#1 Fido
This was not my toughest decision, but it did have some competition. Eastern Promises is my current Oscar favourite, and whatever anyone says I thoroughly enjoyed Pirates of the Carribean III. But Fido stands above the rest simply because I'm making observations about the world around me. I think it's healthy.
Seriously see it. I'm not going to tell you twice.

TV Episodes

#1 The Imaginationland Trilogy of South Park

I know what you're going to say "Cheat!". OK, fine, "Imaginationland III". If you want to know how I feel about Religion, Children's stories, Christmas and Art in general listen to Kyle's speech at the end of this episode. If you're wondering, my other nominees were not just South Park episodes. I was pretty impressed by the CSI "Dead Doll"/"Living Doll" episodes, but I am still mad at the direction of the former. From The Office "Grief Counselling" (pretty sure that was this year), and I am counting the Sir Ian McKellan episode of Extras, since I could not technically have seen it until this year here in Canada. Also high on the list was the episode of the Colbert Report where Jane Fonda is his guest. If you haven't seen it, do so. But watch Fido first.


#1 Neon Bible, the Arcade Fire

A VERY tough call. I also loved Modest Mouse's Before the Ship Even Sank and, of course, The White Stripe's Icky Thump. I suspect that "You Don't Know What Love is, You Just Do as Your Told" is my single of the year, although Feist's "1,2,3,4" is also very good. Neon Bible just has the best obsessive replay value for me. There are several songs dominating my iTunes "Most Played List" the most prominent being "No Cars Go" which seems to cause me to automatically turn the volume up on my car radio no matter how loud it was to begin with.


#1... ok so you've probably guessed that by now...

Yes, I really loved Harry Potter and the Deathly Hallows. Unlike a lot of critics, I liked it the best of all of the books. Interestingly, and I don't think that this is normally true, the other books that I read this year that are actually new books of 2007 were probably my favourite reads of the year (as opposed to books I read that were published in the past). Douglas Coupland's Gum Theif was not his best book, but I did thoroughly enjoy it and Stephen Colbert's I Am America and So Can You is pretty much awesome in every possible way. I have begun to stick his stickers of approval on my book collection. I am trying my best to find books that really expemplify Stephen's notions of literary excellence (like Catch 22, 1984, Contact, Michael Moore's Stupid White Men, etc.)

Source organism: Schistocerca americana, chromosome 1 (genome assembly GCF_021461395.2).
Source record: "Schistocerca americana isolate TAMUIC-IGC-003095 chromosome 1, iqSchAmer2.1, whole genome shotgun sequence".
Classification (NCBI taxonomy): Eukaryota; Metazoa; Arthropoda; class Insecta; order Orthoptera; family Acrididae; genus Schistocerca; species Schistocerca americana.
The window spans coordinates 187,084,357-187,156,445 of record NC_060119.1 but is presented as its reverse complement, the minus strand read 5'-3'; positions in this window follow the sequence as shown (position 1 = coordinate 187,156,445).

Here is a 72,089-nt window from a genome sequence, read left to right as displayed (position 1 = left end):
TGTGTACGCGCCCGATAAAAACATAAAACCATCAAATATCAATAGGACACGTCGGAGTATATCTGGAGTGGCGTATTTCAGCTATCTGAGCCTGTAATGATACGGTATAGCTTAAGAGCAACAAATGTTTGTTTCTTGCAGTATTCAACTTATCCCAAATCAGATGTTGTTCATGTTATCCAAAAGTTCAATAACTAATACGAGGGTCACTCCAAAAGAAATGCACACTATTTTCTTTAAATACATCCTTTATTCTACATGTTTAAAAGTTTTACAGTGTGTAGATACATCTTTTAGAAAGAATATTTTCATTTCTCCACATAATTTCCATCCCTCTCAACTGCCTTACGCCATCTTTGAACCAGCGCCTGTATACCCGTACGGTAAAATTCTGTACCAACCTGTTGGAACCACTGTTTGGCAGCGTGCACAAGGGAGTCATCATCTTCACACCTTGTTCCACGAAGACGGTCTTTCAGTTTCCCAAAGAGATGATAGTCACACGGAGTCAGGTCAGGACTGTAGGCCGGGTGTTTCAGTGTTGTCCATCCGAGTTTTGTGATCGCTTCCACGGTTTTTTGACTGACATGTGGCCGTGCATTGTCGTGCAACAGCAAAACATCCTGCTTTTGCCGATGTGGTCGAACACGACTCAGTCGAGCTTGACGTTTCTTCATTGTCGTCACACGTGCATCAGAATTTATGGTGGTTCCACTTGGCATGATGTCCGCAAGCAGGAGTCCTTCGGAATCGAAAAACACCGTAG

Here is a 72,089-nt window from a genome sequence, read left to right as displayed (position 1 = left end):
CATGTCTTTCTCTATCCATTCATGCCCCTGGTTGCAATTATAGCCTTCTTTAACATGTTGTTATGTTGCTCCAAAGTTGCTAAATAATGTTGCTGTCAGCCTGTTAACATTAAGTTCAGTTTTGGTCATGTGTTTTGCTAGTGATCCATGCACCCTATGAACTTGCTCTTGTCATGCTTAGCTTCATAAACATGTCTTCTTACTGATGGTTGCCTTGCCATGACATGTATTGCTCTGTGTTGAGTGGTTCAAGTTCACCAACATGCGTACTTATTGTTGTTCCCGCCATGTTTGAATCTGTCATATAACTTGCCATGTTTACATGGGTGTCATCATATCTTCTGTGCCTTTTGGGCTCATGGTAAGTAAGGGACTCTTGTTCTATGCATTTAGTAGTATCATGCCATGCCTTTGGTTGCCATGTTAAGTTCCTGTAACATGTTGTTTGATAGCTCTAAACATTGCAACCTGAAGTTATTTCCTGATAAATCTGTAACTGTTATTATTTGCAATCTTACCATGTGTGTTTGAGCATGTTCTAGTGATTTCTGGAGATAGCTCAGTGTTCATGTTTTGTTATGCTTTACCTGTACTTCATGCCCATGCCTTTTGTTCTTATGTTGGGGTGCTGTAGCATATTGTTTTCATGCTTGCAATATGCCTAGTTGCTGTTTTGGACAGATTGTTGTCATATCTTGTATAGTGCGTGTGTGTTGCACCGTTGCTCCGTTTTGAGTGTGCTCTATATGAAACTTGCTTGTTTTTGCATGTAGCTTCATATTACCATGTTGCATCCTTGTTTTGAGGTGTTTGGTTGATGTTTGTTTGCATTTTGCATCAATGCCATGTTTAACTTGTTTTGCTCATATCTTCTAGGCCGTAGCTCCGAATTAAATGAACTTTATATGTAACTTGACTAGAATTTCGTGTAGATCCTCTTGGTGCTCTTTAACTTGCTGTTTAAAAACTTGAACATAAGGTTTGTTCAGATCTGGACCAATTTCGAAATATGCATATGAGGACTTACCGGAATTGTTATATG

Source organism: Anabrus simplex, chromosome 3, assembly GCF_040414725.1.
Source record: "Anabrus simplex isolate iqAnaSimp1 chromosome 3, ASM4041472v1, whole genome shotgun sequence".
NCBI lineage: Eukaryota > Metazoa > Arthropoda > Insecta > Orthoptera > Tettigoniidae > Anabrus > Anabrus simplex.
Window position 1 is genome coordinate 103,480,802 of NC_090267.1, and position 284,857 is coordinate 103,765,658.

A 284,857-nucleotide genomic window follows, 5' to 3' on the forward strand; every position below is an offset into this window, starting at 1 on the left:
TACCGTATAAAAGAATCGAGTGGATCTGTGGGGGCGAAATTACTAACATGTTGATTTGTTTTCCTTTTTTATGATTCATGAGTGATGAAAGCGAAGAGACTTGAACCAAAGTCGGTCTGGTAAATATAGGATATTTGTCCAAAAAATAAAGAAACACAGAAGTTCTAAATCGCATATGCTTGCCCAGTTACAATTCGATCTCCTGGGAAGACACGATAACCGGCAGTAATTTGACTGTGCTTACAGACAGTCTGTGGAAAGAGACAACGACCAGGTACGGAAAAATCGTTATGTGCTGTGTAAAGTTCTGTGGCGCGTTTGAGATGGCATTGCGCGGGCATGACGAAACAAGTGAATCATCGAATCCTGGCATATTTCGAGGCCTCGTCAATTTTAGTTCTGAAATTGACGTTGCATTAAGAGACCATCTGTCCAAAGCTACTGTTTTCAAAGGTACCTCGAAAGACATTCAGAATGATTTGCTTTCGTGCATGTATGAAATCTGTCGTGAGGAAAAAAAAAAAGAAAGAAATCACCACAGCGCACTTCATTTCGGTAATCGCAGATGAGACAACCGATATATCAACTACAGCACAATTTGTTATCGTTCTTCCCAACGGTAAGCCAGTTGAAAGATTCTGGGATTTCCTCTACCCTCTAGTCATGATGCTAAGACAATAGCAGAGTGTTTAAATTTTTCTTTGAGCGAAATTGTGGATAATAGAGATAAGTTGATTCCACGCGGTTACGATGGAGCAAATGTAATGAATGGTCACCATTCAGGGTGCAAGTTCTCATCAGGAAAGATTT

#1 Facebook of Revelations

OK I'll admit it. Second City is not evil. In fact that play was pretty excellent. And it is the first play that I have ever seen that had previews. I just can't wait to see "Safe Bet: The Musical" featuring popular rock songs and a love story. I wish I could say that this had more competitors, but I have seen tragically little theatre this year. The biggest one would be a rendition of Samuel Beckett's Not I, which I saw performed at Stratford, as well as The Merchant of Venice. Apart from that, I must simply see more theatre next year.

after trying to pick a best day I have come to a conclusion:

2007 is the best summer I've had since before I started University. Actually, make that "in recent memory". Between going back to camp, filming the movie with Zach and Yvonne, seeing a bunch of shows at Stratford and seeing several movies (in particular the Simpsons Movie), I'd say the summer may have actually redeemed 2007.

and finally

Best Concert.

Actually there was no real contest there. You Say Party We Say Die. I just wanted to mention how great they were.

Wednesday, December 12, 2007

Flim Critics

"She doesn't even care about spelling, this blog must be hot!"

This is an exceptionally interesting article from Time Magazine:

Do Film Critics Know Anything?
by Richard Corliss

I sprinted down the corridors of TIME this afternoon, eager to spread the news of the New York Film Critics Circle voting for the year's best films. The winner, in the film, director, screenplay and supporting actor categories? The Coen brothers' No Country for Old Men, which three different people told me they'd been meaning to see. The runner-up, with wins for best actor and cinematographer? There Will Be Blood, an audience-punishing epic that doesn't open for another two weeks. Best actress? Julie Christie, in Away From Her, which earned less than $5 million in its North American release.

I didn't even tell them that the very popular, and very good, Pixar cartoon Ratatouille lost out to a French movie about the troubles in Iran. (Though Persepolis, take my word for it, is funny.) By the time I'd got back to my office I had realized that we critics may give these awards to the winners, but we give them for ourselves. In fact, we're essentially passing notes to one another, admiring our connoisseurship at the risk of ignoring the vast audience that sees movies and the smaller one that reads us.